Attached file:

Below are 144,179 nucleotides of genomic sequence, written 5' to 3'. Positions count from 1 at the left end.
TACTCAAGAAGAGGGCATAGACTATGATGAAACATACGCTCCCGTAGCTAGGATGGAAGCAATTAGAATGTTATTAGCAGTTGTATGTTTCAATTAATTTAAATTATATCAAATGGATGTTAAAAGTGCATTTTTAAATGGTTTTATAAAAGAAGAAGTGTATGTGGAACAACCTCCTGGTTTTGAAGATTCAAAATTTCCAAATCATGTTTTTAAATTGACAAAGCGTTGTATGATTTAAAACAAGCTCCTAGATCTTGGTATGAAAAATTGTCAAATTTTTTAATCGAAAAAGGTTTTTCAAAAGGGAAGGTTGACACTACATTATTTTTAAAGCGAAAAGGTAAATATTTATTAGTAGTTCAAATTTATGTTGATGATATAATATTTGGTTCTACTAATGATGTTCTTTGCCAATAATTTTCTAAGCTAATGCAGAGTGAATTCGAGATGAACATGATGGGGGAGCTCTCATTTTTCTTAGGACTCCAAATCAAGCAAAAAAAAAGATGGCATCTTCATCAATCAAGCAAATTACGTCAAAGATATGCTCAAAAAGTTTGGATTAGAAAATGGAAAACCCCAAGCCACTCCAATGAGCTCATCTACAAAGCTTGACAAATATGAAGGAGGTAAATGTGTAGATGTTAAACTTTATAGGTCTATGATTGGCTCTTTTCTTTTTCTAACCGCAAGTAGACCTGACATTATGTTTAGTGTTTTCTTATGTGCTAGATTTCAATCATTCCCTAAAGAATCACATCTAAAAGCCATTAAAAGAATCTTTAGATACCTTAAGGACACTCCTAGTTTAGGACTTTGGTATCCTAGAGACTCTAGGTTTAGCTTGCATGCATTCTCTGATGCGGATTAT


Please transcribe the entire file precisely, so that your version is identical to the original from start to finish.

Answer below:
Below are 144,179 nucleotides of genomic sequence, written 5' to 3'. Positions count from 1 at the left end.
TACTCAAGAAGAGGGCATAGACTATGATGAAACATACGCTCCCGTAGCTAGGATGGAAGCAATTAGAATGTTATTAGCAGTTGTATGTTTCAATTAATTTAAATTATATCAAATGGATGTTAAAAGTGCATTTTTAAATGGTTTTATAAAAGAAGAAGTGTATGTGGAACAACCTCCTGGTTTTGAAGATTCAAAATTTCCAAATCATGTTTTTAAATTGACAAAGCGTTGTATGATTTAAAACAAGCTCCTAGATCTTGGTATGAAAAATTGTCAAATTTTTTAATCGAAAAAGGTTTTTCAAAAGGGAAGGTTGACACTACATTATTTTTAAAGCGAAAAGGTAAATATTTATTAGTAGTTCAAATTTATGTTGATGATATAATATTTGGTTCTACTAATGATGTTCTTTGCCAATAATTTTCTAAGCTAATGCAGAGTGAATTCGAGATGAACATGATGGGGGAGCTCTCATTTTTCTTAGGACTCCAAATCAAGCAAAAAAAAAGATGGCATCTTCATCAATCAAGCAAATTACGTCAAAGATATGCTCAAAAAGTTTGGATTAGAAAATGGAAAACCCCAAGCCACTCCAATGAGCTCATCTACAAAGCTTGACAAATATGAAGGAGGTAAATGTGTAGATGTTAAACTTTATAGGTCTATGATTGGCTCTTTTCTTTTTCTAACCGCAAGTAGACCTGACATTATGTTTAGTGTTTTCTTATGTGCTAGATTTCAATCATTCCCTAAAGAATCACATCTAAAAGCCATTAAAAGAATCTTTAGATACCTTAAGGACACTCCTAGTTTAGGACTTTGGTATCCTAGAGACTCTAGGTTTAGCTTGCATGCATTCTCTGATGCGGATTAT